Does pH Affect Microhabitat Preference of the Pathogenic Diplomonad Spironucleus salmonis in the Intestine of Rainbow Trout (Oncorhynchus mykiss)?
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M. Reza S. Fard1; Claudia Weisheit1; Sarah L. Poynton1,2
1Leibniz-Institute of Freshwater Ecology and Inland Fisheries, Berlin, Germany; 2Department of Molecular and Comparative Pathobiology, Johns Hopkins University School of Medicine, Baltimore, MD, USA


Diplomonad flagellates of Spironucleus can cause intestinal and systemic infection, with significant morbidity and mortality in aquaculture.4 Despite their economic importance, many aspects of host-diplomonad interactions, including microhabitat preference, are not well understood. In young farmed rainbow trout Oncorhynchus mykiss, S. salmonis are often found in the pyloric region of the intestine.3 This localisation may be predominantly due to chemical factors, rather than morphology, since the intestinal-rectal valve is indistinct.2 It has been suggested that pH may play a decisive role in determining microhabitat preference of S. salmonis, and limited in vitro studies have reported a pH tolerance of 5-10, and an optimum of 7.5-8.0.1 However there are no in vivo studies that test this hypothesis.

Knowledge of diplomonad microhabitat preference and the role of pH as a determining factor has important applications in fish health, such as 1) indicating possible preferred hosts based on their intestinal pH, 2) determining the optimum pH from in vivo studies, which may in turn lead to improved in vitro culture protocols, and 3) predicting the impact of changes in pH associated with changes in diet (such as those with increased plant protein) on density of diplomonad infections.

To test the hypothesis, we approached our investigations by posing three main questions: (i) what is the relationship between occurrence and density of infection, and intestinal regions in trout, (ii) what is the pH profile along the intestinal tract of uninfected and infected trout, and finally (iii) what is the relationship between density of infection and pH in different intestinal regions.

We investigated 698 juvenile rainbow trout and recorded occurrence, density of infection with S. salmonis (semi-quantitative: light, moderate, and heavy), and pH in four intestinal regions; pyloric, anterior, middle, and posterior intestine, with an accuracy of 0.2 by using pH indicator strips. The Chi-squared test, ANOVA and t-test (for normally distributed data), and the Mann-Whitney and Kruskal-Wallis test (for non-normally distributed data) were used to test for significant differences among groups of data; results were considered significant if p < 0.05.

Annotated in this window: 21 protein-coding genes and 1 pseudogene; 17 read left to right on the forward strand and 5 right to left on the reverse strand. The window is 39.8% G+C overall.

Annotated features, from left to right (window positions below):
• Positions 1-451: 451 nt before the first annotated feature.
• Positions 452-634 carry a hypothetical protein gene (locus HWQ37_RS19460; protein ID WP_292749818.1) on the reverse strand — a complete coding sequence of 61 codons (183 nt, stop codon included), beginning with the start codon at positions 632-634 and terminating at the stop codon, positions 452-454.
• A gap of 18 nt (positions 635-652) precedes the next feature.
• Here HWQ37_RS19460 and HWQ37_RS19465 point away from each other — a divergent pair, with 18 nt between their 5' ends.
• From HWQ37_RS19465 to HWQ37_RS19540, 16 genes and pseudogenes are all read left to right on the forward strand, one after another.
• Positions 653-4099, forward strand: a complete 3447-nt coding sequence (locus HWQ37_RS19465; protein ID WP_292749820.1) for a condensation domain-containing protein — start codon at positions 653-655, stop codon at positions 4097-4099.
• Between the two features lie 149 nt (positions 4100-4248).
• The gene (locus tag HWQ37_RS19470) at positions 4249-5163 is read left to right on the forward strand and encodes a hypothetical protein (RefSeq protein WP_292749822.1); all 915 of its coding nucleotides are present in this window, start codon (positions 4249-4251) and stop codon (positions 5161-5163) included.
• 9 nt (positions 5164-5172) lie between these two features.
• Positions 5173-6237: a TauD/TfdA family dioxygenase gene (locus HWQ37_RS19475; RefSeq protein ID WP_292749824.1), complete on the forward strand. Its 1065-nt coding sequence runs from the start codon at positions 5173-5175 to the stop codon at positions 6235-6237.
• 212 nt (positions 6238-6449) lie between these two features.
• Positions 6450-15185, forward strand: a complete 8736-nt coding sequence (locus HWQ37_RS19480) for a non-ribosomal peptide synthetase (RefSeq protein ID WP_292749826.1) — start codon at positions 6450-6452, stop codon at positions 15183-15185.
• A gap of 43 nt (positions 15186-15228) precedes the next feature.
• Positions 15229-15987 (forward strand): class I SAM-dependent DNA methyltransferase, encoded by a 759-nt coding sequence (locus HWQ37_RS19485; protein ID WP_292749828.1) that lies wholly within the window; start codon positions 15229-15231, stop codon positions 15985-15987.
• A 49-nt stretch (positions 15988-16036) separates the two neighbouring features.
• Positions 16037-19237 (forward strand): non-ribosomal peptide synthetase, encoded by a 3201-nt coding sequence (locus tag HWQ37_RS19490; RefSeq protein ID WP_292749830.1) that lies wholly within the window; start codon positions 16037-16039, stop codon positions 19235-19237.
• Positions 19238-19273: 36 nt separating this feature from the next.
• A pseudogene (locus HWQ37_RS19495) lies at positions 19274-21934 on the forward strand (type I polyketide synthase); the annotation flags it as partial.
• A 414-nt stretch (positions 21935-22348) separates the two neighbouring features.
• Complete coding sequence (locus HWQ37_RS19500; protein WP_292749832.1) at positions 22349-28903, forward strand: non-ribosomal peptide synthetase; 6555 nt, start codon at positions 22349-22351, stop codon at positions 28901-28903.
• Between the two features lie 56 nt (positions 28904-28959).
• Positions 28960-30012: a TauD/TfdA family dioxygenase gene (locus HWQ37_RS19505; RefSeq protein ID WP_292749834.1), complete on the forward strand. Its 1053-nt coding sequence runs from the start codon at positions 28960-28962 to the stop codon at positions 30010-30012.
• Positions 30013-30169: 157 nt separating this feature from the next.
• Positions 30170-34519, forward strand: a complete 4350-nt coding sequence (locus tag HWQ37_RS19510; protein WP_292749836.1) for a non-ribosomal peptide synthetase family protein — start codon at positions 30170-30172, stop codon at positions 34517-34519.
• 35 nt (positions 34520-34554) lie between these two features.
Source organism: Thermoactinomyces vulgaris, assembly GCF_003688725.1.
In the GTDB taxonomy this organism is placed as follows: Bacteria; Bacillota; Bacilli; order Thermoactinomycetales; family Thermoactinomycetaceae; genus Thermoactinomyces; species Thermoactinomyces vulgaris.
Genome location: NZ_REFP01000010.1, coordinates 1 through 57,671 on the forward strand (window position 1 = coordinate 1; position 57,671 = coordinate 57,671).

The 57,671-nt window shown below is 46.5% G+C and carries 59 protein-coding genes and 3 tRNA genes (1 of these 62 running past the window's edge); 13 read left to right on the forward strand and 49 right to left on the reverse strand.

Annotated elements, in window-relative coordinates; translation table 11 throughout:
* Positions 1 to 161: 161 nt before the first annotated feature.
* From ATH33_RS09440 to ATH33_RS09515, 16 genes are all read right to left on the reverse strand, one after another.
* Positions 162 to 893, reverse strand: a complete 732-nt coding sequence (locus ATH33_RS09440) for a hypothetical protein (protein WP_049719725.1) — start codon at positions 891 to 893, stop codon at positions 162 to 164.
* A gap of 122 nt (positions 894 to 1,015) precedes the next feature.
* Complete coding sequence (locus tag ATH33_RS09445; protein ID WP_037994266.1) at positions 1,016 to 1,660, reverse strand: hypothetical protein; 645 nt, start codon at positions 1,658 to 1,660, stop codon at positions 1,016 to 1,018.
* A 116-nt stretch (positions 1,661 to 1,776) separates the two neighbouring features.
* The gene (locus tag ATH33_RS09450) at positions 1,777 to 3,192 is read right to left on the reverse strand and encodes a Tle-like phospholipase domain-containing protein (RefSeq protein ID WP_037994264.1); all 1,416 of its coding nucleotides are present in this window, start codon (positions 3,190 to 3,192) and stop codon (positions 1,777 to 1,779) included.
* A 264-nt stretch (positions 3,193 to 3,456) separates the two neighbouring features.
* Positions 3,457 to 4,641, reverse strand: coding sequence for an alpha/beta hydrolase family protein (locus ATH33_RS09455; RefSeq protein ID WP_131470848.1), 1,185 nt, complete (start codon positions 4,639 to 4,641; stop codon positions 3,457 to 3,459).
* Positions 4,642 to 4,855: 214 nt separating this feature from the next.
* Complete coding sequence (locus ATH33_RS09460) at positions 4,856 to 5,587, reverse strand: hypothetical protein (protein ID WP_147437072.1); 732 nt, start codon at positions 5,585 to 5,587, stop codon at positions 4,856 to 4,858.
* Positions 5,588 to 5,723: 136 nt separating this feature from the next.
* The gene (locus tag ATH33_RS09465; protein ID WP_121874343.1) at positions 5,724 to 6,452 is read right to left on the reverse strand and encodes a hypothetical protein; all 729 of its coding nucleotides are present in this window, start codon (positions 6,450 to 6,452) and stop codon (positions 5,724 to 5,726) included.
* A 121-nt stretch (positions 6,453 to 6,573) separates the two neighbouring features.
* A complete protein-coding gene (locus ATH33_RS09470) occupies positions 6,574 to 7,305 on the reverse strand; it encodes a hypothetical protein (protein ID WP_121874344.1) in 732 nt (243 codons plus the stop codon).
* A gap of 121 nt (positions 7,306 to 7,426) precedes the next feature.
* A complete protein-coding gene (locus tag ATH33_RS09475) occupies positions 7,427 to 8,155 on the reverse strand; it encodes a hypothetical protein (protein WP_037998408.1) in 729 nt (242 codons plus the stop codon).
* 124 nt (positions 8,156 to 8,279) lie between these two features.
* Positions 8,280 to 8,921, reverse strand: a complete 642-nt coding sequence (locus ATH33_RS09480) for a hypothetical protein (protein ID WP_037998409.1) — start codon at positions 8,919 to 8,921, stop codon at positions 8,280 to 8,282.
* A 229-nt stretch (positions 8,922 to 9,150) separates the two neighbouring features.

Diplomonads showed decreasing gradients of occurrence and density from pyloric to posterior regions, with a significant preference for the pyloric region. The pH profile was characterized by more neutral conditions in the pyloric and posterior intestine (mean pH of 7.3 and 7.1 respectively), which were significantly different from more alkaline conditions in the anterior and middle intestine (mean pH of 7.7 in both regions). Uninfected fish had similar pH profile. In the pyloric region, the mean pH in light, moderate, and heavy infections (7.4, 7.3, and 7.3 respectively) was not significantly different.

The present study demonstrates that for S. salmonis in trout, pH does not appear to be the dominant factor in microhabitat preference, and that the optimum pH may be close to 7.3, this being the mean in the pyloric region. We suggest that further factors including bile, bacterial fauna, and nutrient content of the digesta, determine the decreasing gradient of diplomonads from anterior to posterior intestine, and needed further investigation.


We thank Prof. Werner Kloas, and Prof. Frank Kirschbaum from IGB for their financial and logistical support. We gratefully acknowledge the Nachwuchsförderung des Landes Berlin (NaFöG) for the award of a Ph.D. scholarship to Mr. Reza Fard, the Amt für Ausbildungsförderung for Bafög to Ms. Claudia Weisheit, and the Deutsche Forschungsgemeinschaft for the award of a Mercator Visiting Professorship to Dr. Sarah Poynton.


1.  Buchmann K, A Uldal. 1996. Temperature, pH and bile dependant in vitro cultivation of Hexamita salmonis from rainbow trout Oncorhynchus mykiss intestine. Dis. Aquat. Org. 24:169-172.

2.  Ezeasor PN, WM Stokoe. 1980. Scanning electron microscopic study of the gut mucosa of the rainbow trout Salmo gairdneri Richardson. J. Fish. Biol. 17:29-539.

3.  Fard MRS, Jørgensen A, Sterud E, Bleiss W, SL Poynton. 2007. Ultrastructure and molecular diagnosis of Spironucleus salmonis (Diplomonadida) from rainbow trout Oncorhynchus mykiss in Germany. Dis. Aquat. Org. (in press)

4.  Woo PTK, SL Poynton. 1995. Diplomonadida, Kinetoplastida and Amoebida (Phylum Sarcomastigophora). In: P.T.K.Woo (ed.). Fish Diseases and Disorders, Vol. 1, Protozoan and Metazoan Disorders. CAB International, Wallingford, England. Pp.27-96.

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M. Reza S. Fard

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